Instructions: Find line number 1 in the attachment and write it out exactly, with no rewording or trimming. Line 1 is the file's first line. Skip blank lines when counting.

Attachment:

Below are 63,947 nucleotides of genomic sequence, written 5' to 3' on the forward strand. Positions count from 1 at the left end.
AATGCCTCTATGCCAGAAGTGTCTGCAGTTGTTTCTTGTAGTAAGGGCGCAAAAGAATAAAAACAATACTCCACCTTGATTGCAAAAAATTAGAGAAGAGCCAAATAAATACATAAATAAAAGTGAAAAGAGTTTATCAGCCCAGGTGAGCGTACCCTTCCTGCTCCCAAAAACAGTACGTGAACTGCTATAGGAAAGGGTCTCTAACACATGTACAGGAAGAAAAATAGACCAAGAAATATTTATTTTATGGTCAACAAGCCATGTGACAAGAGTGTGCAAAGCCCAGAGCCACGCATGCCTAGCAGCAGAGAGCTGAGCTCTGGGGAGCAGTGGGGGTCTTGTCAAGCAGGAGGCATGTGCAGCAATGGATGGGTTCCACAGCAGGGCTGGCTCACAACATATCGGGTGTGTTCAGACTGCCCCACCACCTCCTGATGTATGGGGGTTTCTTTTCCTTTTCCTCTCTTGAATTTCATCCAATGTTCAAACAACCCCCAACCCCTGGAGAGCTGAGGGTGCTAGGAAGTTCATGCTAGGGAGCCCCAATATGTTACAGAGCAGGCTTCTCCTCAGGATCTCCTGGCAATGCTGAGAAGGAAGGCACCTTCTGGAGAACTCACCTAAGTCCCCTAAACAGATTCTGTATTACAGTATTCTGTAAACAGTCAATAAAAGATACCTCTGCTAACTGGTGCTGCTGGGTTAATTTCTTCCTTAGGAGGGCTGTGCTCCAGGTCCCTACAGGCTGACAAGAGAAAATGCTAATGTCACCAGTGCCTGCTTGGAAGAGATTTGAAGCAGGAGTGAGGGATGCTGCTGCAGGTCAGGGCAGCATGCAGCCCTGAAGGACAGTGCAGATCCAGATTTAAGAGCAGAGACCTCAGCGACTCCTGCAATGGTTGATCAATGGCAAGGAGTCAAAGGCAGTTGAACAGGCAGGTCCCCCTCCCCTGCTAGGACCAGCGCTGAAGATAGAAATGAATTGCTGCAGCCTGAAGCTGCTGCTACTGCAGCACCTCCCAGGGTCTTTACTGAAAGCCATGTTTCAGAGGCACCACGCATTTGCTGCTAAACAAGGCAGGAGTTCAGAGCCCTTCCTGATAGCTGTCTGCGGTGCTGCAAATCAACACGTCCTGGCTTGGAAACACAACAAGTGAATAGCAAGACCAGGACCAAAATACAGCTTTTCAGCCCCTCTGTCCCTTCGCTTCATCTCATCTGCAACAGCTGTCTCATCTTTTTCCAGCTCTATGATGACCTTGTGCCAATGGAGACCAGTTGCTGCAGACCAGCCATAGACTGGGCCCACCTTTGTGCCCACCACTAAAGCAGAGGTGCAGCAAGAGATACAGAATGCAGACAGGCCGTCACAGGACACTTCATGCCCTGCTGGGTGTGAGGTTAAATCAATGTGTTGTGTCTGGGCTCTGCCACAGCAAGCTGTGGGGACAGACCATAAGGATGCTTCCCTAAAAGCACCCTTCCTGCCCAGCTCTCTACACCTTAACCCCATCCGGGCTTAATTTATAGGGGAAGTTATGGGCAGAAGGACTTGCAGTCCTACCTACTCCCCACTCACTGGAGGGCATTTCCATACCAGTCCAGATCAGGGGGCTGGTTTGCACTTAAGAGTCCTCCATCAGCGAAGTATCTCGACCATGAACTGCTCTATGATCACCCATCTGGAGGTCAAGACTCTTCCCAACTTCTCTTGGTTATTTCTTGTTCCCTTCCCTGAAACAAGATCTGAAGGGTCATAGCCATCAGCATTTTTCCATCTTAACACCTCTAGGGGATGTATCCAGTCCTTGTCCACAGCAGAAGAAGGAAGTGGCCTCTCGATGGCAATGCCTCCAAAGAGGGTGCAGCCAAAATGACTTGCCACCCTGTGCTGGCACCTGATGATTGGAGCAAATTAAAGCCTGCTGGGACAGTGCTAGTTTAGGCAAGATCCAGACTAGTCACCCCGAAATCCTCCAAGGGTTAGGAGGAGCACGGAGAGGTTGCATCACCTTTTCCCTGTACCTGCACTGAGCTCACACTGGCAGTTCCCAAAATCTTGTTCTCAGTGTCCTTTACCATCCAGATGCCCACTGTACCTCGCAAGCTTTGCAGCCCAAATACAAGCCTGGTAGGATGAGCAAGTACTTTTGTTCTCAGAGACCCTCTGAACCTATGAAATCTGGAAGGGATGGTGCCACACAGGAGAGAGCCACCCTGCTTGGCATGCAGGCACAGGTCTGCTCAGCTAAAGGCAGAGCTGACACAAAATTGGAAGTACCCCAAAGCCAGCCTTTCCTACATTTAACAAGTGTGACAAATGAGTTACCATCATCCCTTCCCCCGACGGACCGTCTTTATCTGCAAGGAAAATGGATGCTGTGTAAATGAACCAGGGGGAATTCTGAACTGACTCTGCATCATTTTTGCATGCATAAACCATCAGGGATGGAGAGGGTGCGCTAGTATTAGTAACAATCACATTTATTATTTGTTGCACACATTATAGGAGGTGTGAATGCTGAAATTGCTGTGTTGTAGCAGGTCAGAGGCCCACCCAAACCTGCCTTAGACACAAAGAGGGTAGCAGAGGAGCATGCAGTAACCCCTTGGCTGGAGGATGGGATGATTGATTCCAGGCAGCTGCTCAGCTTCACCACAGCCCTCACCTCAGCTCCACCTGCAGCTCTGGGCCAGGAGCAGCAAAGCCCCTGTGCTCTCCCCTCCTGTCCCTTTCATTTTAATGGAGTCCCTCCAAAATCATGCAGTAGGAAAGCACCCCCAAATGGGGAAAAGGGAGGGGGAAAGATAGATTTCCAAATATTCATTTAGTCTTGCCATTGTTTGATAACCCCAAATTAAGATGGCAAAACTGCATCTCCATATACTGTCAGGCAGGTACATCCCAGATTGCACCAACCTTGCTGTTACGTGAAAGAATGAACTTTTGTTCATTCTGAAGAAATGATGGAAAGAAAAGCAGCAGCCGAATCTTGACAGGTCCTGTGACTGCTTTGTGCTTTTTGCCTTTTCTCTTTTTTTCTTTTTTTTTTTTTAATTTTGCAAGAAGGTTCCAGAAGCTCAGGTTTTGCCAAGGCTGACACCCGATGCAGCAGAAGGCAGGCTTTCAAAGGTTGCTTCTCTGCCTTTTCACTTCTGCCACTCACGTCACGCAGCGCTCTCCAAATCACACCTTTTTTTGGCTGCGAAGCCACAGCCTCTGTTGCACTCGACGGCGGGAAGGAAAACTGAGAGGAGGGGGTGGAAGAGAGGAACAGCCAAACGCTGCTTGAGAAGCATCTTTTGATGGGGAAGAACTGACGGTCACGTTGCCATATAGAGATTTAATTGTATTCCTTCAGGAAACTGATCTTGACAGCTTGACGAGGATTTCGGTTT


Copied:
Below are 63,947 nucleotides of genomic sequence, written 5' to 3' on the forward strand. Positions count from 1 at the left end.